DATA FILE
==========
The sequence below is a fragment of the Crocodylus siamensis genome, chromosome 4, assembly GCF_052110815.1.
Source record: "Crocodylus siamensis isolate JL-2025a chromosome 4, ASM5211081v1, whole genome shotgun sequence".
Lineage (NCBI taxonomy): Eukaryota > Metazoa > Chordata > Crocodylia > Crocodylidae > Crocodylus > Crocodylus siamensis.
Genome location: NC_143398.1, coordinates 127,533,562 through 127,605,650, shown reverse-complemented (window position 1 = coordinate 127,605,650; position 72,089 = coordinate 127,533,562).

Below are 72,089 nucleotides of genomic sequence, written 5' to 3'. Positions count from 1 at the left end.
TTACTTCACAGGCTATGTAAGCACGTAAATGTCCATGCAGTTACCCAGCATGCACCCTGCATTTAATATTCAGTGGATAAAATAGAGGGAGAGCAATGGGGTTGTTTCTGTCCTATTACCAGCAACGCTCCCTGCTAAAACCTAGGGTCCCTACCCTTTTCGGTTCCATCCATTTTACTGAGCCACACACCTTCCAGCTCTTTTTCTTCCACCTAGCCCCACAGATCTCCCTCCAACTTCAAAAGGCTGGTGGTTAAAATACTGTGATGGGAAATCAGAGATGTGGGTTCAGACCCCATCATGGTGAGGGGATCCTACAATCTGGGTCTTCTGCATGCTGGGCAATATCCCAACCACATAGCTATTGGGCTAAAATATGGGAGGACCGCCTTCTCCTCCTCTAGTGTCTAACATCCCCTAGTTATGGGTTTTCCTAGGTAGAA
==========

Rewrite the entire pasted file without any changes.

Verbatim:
The sequence below is a fragment of the Crocodylus siamensis genome, chromosome 4, assembly GCF_052110815.1.
Source record: "Crocodylus siamensis isolate JL-2025a chromosome 4, ASM5211081v1, whole genome shotgun sequence".
Lineage (NCBI taxonomy): Eukaryota > Metazoa > Chordata > Crocodylia > Crocodylidae > Crocodylus > Crocodylus siamensis.
Genome location: NC_143398.1, coordinates 127,533,562 through 127,605,650, shown reverse-complemented (window position 1 = coordinate 127,605,650; position 72,089 = coordinate 127,533,562).

Below are 72,089 nucleotides of genomic sequence, written 5' to 3'. Positions count from 1 at the left end.
TTACTTCACAGGCTATGTAAGCACGTAAATGTCCATGCAGTTACCCAGCATGCACCCTGCATTTAATATTCAGTGGATAAAATAGAGGGAGAGCAATGGGGTTGTTTCTGTCCTATTACCAGCAACGCTCCCTGCTAAAACCTAGGGTCCCTACCCTTTTCGGTTCCATCCATTTTACTGAGCCACACACCTTCCAGCTCTTTTTCTTCCACCTAGCCCCACAGATCTCCCTCCAACTTCAAAAGGCTGGTGGTTAAAATACTGTGATGGGAAATCAGAGATGTGGGTTCAGACCCCATCATGGTGAGGGGATCCTACAATCTGGGTCTTCTGCATGCTGGGCAATATCCCAACCACATAGCTATTGGGCTAAAATATGGGAGGACCGCCTTCTCCTCCTCTAGTGTCTAACATCCCCTAGTTATGGGTTTTCCTAGGTAGAA